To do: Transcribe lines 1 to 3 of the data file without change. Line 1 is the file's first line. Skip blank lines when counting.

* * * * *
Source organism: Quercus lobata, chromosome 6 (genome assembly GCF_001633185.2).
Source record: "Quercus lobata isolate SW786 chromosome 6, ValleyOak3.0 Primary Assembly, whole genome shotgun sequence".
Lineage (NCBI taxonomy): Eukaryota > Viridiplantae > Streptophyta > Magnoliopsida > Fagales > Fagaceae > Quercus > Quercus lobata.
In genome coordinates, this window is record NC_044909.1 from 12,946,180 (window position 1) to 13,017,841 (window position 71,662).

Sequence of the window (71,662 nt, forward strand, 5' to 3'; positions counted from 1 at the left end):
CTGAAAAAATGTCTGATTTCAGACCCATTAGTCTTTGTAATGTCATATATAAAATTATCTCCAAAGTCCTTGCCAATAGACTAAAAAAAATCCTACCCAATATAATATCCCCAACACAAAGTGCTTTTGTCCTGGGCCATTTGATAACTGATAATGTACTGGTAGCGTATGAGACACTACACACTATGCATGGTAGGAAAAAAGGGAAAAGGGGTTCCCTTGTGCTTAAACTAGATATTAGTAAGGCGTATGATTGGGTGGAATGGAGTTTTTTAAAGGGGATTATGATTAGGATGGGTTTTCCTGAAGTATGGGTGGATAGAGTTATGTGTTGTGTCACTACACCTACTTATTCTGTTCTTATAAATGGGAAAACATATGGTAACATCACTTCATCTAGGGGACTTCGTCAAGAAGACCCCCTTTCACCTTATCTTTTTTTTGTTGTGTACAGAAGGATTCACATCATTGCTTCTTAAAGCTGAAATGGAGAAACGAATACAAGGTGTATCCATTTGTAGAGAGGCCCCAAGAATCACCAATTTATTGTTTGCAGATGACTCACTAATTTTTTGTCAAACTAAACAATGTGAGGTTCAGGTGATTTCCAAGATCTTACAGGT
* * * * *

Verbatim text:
Source organism: Quercus lobata, chromosome 6 (genome assembly GCF_001633185.2).
Source record: "Quercus lobata isolate SW786 chromosome 6, ValleyOak3.0 Primary Assembly, whole genome shotgun sequence".
Lineage (NCBI taxonomy): Eukaryota > Viridiplantae > Streptophyta > Magnoliopsida > Fagales > Fagaceae > Quercus > Quercus lobata.